Samantha Jaeger

How To Be Unhappy

There is a lot of advice given in blogs, popular psychology books, and even religious teachings about how to be happy. I figured we could really use some balance in this regard, and so will devote this column to teaching you how to be unhappy. Though many of you feel like you are already good at this skill, we all have room to improve (or in this case dis-improve?). Unhappiness is really not that difficult, you just need to follow these three easy steps.steps to unhappiness

1. Live in the Future or the Past

The first step to unhappiness and misery is to live in the either future or the past.  Avoid experiencing the present moment and its enjoyments and pains. Live instead dreaming of an amazing future or bemoaning an unchangeable past.

Living in the future is an easy task for most of us in developed, industrialized countries. We have been taught that joy will come when we graduate, get a better job, get married, have children, make more money, or fall in love.  The reason this creates misery so assuredly is that happiness can only happen in the present. As long as we imagine that happiness will come when some future state takes place, we never experience the joys of what is happening now. Take, for example, a student waiting to graduate. They imagine that the misery in their life comes from not achieving some future goal. They live in what you might refer to as an “if-then” time frame—If I achieve X, then I will be happy. What is brilliant is that when they achieve that X, then decide that they will only be happy when they achieve Y. This is a true road to misery. If you already do this as a habit, keep it up!  You are well on your way to a long life of endless unhappiness!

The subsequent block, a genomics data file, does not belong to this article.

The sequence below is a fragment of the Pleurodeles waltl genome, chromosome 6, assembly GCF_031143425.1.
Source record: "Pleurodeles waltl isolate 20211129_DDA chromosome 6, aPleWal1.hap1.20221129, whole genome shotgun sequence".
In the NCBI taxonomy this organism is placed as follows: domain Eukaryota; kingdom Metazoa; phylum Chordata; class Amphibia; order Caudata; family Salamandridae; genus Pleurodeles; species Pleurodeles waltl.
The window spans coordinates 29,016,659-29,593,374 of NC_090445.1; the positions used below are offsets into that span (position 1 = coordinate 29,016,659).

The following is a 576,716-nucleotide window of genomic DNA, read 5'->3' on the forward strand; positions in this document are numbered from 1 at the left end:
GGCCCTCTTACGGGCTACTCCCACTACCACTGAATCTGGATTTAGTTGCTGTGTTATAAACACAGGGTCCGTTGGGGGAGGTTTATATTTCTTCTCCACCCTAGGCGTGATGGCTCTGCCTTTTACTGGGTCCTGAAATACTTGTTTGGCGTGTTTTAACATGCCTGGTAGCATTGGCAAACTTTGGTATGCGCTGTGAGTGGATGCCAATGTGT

Living in the past is nearly as easy and equally as effective as living in anticipation. The past is, as we see it, set in stone and cannot be changed. Therefore, living in regret or sorrow for some past event is a sure way to live in uninterrupted unhappiness. Since past events cannot be undone or taken back, our present misery cannot fix them. This is the beauty of past-living, or the “if-only” state. Here, we believe that if only we hadn’t done X (or someone hadn’t done Y), we would be happy. Since, of course, we have not yet invented the time machine, dwelling on these past events cannot change them one bit.  And this is why they are key to our mastering the skill of unhappiness.

The main thing to put all your effort into is avoiding noticing what is happening around you right now. Don’t dwell on the beauties of nature around you. Don’t be aware of the love of people who are with you now. Don’t focus on what you can do today to make your life better or improve the lives of others. Instead, imagine a day when you are filthy rich, married to a goddess, and living on the beach. That day will surely come (trust me—that is normal life), then you will be happy—but only if you’ve also figured out a way to fix your past mistakes.

2. Be Sedentary

Tired of hearing people talking about moving your body around? Tired of feeling guilty about your inaction? Well, I am here to tell you that you are on the right track. Inactivity is a wonderful way to cultivate your misery!